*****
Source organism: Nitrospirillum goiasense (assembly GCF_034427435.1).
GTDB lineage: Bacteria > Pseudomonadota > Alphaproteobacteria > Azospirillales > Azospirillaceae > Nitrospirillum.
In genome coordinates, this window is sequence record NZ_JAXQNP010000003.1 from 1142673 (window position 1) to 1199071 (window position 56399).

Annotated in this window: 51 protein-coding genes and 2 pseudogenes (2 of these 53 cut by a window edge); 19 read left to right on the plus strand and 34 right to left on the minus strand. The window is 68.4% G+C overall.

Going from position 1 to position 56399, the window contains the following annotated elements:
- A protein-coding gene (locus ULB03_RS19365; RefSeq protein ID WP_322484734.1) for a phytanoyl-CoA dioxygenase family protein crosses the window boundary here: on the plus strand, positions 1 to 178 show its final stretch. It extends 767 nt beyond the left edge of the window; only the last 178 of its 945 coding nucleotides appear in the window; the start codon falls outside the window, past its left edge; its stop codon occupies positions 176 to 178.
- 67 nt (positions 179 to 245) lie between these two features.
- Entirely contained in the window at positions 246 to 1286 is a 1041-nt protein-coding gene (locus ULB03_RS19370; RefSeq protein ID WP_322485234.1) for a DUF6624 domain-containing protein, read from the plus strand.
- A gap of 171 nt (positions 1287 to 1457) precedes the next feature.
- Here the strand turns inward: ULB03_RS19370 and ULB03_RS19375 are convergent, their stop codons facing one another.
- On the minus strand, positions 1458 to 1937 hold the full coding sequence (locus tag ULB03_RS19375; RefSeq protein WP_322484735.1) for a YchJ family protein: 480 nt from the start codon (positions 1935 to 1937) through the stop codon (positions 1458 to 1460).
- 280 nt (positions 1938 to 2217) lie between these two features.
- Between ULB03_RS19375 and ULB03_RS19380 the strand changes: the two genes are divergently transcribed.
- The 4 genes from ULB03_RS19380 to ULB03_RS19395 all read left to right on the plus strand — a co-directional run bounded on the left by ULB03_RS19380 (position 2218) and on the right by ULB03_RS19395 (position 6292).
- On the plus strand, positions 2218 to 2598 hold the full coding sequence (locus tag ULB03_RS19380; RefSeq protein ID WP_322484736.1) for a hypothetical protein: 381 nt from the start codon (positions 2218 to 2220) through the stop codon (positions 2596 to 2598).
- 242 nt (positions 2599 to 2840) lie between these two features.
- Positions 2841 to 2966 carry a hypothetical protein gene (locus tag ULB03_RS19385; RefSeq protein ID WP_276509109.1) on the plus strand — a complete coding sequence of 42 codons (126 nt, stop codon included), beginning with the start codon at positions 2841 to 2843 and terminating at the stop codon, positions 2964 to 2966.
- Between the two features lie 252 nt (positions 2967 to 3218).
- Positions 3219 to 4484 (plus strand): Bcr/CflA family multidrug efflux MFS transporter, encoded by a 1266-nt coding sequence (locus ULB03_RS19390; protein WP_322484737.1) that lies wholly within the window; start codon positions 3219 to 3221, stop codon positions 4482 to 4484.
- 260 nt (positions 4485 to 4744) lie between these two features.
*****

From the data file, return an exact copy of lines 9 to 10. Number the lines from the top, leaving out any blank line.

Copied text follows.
- A gap of 171 nt (positions 1287 to 1457) precedes the next feature.
- Here the strand turns inward: ULB03_RS19370 and ULB03_RS19375 are convergent, their stop codons facing one another.